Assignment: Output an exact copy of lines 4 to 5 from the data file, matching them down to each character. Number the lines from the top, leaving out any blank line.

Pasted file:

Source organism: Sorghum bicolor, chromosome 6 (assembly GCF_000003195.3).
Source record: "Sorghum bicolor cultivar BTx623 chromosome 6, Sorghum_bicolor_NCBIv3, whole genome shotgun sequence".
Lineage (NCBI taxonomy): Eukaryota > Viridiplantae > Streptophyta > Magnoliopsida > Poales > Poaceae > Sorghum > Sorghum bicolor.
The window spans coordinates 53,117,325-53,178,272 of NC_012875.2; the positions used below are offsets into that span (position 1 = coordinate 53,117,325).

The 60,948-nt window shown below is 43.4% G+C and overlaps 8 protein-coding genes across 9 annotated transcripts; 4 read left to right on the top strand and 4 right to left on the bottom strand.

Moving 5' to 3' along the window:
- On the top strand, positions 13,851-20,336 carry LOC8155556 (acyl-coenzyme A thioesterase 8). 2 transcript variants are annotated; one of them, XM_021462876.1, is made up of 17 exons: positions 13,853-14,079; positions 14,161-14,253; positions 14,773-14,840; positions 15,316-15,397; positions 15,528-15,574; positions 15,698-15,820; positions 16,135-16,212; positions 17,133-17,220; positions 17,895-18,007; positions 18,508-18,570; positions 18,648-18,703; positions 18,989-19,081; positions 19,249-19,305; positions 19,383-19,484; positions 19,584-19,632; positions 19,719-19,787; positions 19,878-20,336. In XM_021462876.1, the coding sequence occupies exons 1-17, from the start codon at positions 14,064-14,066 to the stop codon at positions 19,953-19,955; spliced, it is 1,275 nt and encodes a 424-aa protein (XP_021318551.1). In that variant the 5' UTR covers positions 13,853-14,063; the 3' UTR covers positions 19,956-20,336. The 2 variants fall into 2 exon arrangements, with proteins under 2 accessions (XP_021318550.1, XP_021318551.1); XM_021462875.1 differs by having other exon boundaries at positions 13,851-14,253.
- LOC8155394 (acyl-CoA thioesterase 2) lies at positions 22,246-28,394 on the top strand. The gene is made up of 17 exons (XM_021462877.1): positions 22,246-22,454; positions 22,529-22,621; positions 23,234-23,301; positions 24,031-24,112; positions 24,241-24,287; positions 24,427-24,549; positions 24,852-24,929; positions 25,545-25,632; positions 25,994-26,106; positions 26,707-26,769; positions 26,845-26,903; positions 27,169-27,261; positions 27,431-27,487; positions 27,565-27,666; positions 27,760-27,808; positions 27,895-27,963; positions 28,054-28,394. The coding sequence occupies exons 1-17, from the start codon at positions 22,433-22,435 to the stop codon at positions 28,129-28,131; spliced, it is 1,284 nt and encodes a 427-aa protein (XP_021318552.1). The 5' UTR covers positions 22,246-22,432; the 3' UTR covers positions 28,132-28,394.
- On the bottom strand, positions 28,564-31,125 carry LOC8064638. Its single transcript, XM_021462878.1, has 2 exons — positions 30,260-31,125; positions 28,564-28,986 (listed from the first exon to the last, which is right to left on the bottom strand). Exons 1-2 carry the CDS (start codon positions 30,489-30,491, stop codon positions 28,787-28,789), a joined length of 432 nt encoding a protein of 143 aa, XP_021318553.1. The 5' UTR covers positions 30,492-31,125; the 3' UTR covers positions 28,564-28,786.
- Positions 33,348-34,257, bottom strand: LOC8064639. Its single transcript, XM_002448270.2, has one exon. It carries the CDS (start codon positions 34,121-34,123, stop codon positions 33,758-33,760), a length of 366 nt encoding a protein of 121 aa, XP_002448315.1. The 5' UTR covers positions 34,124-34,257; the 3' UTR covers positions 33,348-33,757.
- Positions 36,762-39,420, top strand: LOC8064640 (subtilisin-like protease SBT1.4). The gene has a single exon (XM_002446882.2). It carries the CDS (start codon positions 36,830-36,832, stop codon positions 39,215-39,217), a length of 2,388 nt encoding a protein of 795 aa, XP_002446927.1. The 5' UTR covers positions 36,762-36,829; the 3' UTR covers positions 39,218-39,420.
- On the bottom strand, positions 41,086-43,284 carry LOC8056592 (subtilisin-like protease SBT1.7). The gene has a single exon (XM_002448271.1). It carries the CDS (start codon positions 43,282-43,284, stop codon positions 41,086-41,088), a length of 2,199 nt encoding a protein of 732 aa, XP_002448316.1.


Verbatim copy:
The window spans coordinates 53,117,325-53,178,272 of NC_012875.2; the positions used below are offsets into that span (position 1 = coordinate 53,117,325).

The 60,948-nt window shown below is 43.4% G+C and overlaps 8 protein-coding genes across 9 annotated transcripts; 4 read left to right on the top strand and 4 right to left on the bottom strand.